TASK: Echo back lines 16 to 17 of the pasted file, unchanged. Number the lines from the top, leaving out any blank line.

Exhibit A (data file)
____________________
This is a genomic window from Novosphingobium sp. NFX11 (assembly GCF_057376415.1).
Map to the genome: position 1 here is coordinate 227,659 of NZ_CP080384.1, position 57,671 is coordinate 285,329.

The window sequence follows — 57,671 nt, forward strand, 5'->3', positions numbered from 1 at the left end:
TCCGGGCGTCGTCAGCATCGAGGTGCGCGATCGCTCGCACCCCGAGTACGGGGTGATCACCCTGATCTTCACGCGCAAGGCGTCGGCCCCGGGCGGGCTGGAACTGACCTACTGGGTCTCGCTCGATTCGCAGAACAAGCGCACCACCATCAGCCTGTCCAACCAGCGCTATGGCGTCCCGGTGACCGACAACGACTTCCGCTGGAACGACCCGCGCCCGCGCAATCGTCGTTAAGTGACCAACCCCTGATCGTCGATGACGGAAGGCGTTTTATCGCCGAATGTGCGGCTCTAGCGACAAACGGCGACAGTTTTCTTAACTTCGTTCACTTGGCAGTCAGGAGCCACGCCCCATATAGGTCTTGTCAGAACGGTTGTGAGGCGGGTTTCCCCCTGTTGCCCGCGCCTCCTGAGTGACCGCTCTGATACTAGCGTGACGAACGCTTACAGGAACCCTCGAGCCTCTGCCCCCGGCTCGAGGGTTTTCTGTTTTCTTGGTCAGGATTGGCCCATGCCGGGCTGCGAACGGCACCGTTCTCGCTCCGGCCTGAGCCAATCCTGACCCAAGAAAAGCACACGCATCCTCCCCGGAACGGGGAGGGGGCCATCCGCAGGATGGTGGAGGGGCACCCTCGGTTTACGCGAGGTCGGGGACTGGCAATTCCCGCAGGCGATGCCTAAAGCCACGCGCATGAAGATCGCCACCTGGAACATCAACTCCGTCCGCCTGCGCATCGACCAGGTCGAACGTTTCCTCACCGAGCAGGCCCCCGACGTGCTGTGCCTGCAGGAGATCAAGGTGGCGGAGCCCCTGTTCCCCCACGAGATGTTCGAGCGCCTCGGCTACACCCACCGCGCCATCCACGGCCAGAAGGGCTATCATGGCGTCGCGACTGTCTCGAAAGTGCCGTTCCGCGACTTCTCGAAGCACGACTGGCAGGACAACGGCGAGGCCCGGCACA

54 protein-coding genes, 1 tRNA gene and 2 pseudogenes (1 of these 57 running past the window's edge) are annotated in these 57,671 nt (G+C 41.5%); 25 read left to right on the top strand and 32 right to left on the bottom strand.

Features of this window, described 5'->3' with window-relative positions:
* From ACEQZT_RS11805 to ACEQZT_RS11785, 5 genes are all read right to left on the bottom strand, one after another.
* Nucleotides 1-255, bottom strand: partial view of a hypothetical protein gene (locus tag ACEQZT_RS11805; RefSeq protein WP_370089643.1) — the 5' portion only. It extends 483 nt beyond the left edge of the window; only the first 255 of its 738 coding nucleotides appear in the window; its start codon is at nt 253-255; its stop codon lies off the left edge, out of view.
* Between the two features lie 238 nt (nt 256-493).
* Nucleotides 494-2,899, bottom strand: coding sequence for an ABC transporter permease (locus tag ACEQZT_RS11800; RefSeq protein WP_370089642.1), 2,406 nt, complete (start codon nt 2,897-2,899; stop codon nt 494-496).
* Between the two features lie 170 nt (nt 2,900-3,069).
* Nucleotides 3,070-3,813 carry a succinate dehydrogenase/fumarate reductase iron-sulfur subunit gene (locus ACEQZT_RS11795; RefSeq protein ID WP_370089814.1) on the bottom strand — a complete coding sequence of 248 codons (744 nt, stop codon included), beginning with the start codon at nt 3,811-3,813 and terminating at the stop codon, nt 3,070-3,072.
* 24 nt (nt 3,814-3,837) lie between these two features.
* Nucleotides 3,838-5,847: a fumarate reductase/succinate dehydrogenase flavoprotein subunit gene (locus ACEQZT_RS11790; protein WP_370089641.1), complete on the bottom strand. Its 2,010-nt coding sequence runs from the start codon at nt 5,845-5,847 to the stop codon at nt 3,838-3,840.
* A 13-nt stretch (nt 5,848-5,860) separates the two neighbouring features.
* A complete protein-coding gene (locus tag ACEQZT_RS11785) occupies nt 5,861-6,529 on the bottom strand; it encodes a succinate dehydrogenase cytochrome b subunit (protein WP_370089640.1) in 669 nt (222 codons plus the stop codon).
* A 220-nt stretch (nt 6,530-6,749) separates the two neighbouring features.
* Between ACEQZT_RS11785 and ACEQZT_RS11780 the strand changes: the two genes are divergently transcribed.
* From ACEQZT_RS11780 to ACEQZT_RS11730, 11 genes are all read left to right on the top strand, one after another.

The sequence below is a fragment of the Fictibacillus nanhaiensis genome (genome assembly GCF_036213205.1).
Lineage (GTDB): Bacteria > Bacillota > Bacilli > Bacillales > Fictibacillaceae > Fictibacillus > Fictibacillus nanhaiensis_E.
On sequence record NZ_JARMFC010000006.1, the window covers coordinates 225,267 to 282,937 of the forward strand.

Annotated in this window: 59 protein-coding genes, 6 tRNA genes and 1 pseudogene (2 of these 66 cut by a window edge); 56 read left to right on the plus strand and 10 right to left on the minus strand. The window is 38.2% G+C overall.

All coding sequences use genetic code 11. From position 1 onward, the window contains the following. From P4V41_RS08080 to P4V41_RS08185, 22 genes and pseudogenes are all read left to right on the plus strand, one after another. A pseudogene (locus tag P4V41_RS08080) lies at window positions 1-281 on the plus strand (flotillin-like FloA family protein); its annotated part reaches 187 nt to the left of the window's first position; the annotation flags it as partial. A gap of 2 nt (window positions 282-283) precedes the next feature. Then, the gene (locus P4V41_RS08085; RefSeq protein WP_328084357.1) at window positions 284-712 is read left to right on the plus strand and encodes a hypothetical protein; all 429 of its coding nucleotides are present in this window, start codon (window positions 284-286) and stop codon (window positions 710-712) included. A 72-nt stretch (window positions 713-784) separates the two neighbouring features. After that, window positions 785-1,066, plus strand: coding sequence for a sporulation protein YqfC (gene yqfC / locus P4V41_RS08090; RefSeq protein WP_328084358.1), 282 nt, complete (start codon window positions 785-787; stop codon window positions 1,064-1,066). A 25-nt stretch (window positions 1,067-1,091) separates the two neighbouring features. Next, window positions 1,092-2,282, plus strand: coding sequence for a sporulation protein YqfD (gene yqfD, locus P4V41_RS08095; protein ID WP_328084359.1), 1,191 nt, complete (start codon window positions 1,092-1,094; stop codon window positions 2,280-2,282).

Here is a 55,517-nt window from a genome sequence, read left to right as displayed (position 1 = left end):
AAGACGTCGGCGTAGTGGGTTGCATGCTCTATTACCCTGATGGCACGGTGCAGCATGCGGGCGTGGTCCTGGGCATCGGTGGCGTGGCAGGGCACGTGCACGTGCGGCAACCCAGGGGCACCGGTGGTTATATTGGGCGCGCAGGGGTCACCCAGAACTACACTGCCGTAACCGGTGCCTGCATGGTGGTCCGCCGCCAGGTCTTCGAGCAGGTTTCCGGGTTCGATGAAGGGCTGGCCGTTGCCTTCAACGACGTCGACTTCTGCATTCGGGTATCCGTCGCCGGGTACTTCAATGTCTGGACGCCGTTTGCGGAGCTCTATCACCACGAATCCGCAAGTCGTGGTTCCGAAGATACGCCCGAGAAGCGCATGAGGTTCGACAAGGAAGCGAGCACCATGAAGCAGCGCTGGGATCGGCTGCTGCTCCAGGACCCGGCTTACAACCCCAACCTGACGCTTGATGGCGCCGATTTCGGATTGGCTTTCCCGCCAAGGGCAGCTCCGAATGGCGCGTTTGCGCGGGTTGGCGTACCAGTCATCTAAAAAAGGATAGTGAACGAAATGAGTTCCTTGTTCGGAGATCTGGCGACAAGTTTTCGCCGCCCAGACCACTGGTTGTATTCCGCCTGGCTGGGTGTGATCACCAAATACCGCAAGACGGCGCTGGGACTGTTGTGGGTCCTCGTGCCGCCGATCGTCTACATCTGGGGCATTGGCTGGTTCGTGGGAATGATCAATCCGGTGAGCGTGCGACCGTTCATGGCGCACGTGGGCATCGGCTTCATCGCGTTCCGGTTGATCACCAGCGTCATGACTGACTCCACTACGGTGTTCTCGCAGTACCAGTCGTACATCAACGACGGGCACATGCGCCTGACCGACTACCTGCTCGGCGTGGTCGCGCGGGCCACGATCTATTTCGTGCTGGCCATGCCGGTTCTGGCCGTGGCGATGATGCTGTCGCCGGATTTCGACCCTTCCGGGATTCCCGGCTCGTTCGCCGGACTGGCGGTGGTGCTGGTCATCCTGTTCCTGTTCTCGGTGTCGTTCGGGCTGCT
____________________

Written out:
* A complete protein-coding gene (locus tag ACEQZT_RS11785) occupies nt 5,861-6,529 on the bottom strand; it encodes a succinate dehydrogenase cytochrome b subunit (protein WP_370089640.1) in 669 nt (222 codons plus the stop codon).
* A 220-nt stretch (nt 6,530-6,749) separates the two neighbouring features.